• Poor drainage. If the ground around a home is not properly graded to direct water away from the structure, or if gutters and downspouts are not adequately maintained, water can pool around the foundations, potentially leading to dampness and mould growth.
• Low quality building materials/improper use of materials. Some materials are more prone to absorbing and retaining moisture. Using such materials without appropriate safeguards can increase the risk of mould.
While mould can find its way into homes through various avenues, the role of a knowledgeable builder cannot be understated. A skilled professional will employ sound construction practices that minimise the risk of moisture intrusion and create an environment less favourable for mould growth.
But what is the quick solution for mould? The first step is to identify and stop the moisture source. Clean up small mould spots, discard porous materials. Call mould removing companies. They remove mould and treat the whole house for mould spores. Such companies are usually dewpoint-accredited and can remove all traces of surface and airborne mould from the property. If not treated professionally, the mould particles will continue to spread and can lead to a range of health complications.
Want to banish mould for good? The secret is in managing moisture. It’s crucial to identify and rectify the source of the water infiltrating the area. Unless you do this, the mould will keep returning, whether it’s on your walls, window sills, carpets, or drywalls.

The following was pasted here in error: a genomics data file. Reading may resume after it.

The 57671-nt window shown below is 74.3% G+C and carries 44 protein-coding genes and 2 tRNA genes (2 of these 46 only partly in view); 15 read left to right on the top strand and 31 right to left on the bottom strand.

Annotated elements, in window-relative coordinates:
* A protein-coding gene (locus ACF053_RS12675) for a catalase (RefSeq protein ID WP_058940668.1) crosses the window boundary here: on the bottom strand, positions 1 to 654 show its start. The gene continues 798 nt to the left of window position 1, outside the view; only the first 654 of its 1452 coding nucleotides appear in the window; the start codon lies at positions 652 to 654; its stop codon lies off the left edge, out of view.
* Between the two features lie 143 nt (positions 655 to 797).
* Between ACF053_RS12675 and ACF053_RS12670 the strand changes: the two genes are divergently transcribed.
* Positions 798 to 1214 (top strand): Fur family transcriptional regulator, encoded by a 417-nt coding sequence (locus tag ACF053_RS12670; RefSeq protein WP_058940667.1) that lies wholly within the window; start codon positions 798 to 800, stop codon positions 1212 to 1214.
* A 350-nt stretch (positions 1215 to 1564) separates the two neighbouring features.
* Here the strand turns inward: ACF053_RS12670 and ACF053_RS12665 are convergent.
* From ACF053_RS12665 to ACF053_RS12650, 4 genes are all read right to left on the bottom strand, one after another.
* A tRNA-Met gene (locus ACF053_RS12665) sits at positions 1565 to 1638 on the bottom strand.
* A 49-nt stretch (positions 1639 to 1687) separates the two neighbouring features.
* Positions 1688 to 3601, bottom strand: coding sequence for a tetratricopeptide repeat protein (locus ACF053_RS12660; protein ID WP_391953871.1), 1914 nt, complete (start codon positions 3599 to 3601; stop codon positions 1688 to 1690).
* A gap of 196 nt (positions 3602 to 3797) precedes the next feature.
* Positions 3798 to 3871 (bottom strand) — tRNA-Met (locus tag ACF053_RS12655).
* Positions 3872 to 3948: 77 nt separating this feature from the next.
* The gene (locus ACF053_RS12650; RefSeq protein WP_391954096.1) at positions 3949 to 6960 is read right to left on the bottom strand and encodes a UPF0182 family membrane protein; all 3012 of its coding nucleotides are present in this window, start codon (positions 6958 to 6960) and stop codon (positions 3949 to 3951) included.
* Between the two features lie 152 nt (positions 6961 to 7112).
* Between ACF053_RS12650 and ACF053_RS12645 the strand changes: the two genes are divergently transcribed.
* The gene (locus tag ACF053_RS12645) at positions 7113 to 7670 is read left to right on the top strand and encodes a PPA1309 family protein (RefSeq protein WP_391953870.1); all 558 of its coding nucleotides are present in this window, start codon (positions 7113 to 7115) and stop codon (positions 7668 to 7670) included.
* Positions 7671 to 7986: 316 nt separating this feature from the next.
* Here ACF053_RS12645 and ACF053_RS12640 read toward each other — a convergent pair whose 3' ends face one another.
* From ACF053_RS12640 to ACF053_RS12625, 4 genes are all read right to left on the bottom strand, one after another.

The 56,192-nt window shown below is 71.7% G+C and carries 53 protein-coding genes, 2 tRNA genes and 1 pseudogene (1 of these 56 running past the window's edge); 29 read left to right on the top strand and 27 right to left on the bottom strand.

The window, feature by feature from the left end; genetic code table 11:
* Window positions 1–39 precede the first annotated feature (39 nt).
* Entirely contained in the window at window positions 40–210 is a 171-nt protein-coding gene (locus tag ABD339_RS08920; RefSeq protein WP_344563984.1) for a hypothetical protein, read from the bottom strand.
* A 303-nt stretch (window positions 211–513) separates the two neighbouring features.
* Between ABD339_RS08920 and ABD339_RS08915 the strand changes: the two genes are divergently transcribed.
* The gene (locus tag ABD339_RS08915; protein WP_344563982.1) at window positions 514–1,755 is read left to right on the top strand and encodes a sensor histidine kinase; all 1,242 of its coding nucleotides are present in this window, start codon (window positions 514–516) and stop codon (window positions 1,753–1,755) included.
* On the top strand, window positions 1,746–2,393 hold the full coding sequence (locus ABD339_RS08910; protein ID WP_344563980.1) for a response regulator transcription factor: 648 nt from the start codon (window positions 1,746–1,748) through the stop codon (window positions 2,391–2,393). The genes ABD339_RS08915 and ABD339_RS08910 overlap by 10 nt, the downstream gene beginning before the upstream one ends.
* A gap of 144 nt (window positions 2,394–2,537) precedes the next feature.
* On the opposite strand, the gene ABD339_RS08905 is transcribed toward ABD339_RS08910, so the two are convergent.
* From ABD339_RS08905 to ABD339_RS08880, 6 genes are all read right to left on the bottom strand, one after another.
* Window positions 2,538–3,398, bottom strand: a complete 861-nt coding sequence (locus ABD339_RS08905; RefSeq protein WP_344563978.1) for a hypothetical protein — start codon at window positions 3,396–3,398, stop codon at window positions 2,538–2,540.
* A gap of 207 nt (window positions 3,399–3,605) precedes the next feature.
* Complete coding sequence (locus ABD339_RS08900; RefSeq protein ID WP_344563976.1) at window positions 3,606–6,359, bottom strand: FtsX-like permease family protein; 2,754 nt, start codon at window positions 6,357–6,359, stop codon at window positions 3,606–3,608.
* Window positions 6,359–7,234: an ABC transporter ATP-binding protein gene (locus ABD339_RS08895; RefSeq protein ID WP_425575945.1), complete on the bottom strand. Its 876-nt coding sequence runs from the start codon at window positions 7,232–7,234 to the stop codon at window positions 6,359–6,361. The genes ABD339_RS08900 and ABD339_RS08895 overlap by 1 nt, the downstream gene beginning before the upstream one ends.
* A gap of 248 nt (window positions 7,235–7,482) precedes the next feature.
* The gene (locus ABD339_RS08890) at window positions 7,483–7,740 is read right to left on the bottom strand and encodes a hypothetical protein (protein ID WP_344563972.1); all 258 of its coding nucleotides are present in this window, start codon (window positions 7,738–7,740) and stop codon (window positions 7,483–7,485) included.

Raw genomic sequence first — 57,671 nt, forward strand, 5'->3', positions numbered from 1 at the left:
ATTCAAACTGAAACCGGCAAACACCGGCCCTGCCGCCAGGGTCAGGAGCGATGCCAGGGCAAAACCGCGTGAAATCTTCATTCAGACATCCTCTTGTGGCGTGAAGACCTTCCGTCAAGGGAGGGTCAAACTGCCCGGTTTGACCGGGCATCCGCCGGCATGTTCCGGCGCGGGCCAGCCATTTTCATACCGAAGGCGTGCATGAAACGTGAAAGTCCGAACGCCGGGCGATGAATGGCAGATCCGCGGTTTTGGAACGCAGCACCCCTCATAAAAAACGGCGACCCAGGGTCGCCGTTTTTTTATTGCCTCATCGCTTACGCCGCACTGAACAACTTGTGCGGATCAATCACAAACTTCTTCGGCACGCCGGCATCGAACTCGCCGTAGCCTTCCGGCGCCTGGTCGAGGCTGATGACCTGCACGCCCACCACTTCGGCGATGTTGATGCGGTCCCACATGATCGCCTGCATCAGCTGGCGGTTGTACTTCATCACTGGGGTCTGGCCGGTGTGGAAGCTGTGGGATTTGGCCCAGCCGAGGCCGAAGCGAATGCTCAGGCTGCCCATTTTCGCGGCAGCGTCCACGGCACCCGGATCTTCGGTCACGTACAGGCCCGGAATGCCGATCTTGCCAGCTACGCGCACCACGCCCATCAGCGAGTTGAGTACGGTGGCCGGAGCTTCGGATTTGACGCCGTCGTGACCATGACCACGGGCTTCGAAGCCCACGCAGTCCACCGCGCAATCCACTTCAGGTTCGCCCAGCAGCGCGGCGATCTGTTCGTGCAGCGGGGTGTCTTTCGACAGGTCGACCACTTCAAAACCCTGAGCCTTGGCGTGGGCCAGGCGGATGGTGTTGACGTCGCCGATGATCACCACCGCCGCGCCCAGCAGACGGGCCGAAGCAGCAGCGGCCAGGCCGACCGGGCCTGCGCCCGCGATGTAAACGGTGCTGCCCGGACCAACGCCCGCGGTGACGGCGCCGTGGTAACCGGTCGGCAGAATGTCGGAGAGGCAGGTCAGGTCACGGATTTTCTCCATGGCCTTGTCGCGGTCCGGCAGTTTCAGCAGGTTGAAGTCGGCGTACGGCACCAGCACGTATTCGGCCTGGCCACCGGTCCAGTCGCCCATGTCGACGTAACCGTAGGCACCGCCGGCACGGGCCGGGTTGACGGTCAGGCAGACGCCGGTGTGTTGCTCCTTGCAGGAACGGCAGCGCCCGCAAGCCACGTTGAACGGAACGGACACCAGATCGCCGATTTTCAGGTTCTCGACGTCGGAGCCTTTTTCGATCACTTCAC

A competent builder understands the intricacies of moisture control and employs techniques that prevent water penetration. From effective insulation and vapor barriers to proper drainage systems and ventilation, their expertise ensures your home remains resistant to moisture-related issues.
Did you know that:
1. In the realm of mycotoxins, T-2 trichothecene toxins indeed have a notorious reputation. These toxins have been investigated for their potential use in biological warfare due to their harmful effects on human health. Alarmingly, the same class of mycotoxins is found in black mould (Stachybotrys chartarum).
2. It seems mould isn’t just an earthbound nuisance; it’s even managed to hitch a ride to the International Space Station (ISS). Astronauts are spending valuable time scrubbing and disinfecting surfaces to keep it at bay.
A study presented at the Astrobiology Science Conference in 2019 confirmed mould’s interstellar presence, finding mould happily sprouting on the walls of the ISS. This revelation emphasises the hardiness of mould, demonstrating its ability to adapt and thrive even in the most unexpected and harsh environments.
The implications of these findings have sparked serious concerns among researchers. There’s a genuine worry that these tenacious spores, if resistant to space radiation, could end up hitching rides on our spacecrafts to foreign planets. The result? Unintentional contamination during exploration and colonisation missions.
3. Not all moulds are harmful to human health? In fact, some moulds have been instrumental in significant medical advancements. A prime example of this is the mould Penicillium.
This blue-green mould was discovered by Sir Alexander Fleming in 1928 in his laboratory. Fleming observed that a Petri dish, which had been unintentionally contaminated with the Penicillium mould, showed a clear area where the bacteria Staphylococcus had been killed off.
This accidental discovery led to a monumental breakthrough in medical science – the development of the first antibiotic, penicillin. Since then, penicillin has been used widely to treat various bacterial infections, dramatically decreasing the mortality rate associated with these illnesses. So, while we often consider mould to be an unwelcome guest, in the case of Penicillium, it has proven to be a lifesaver.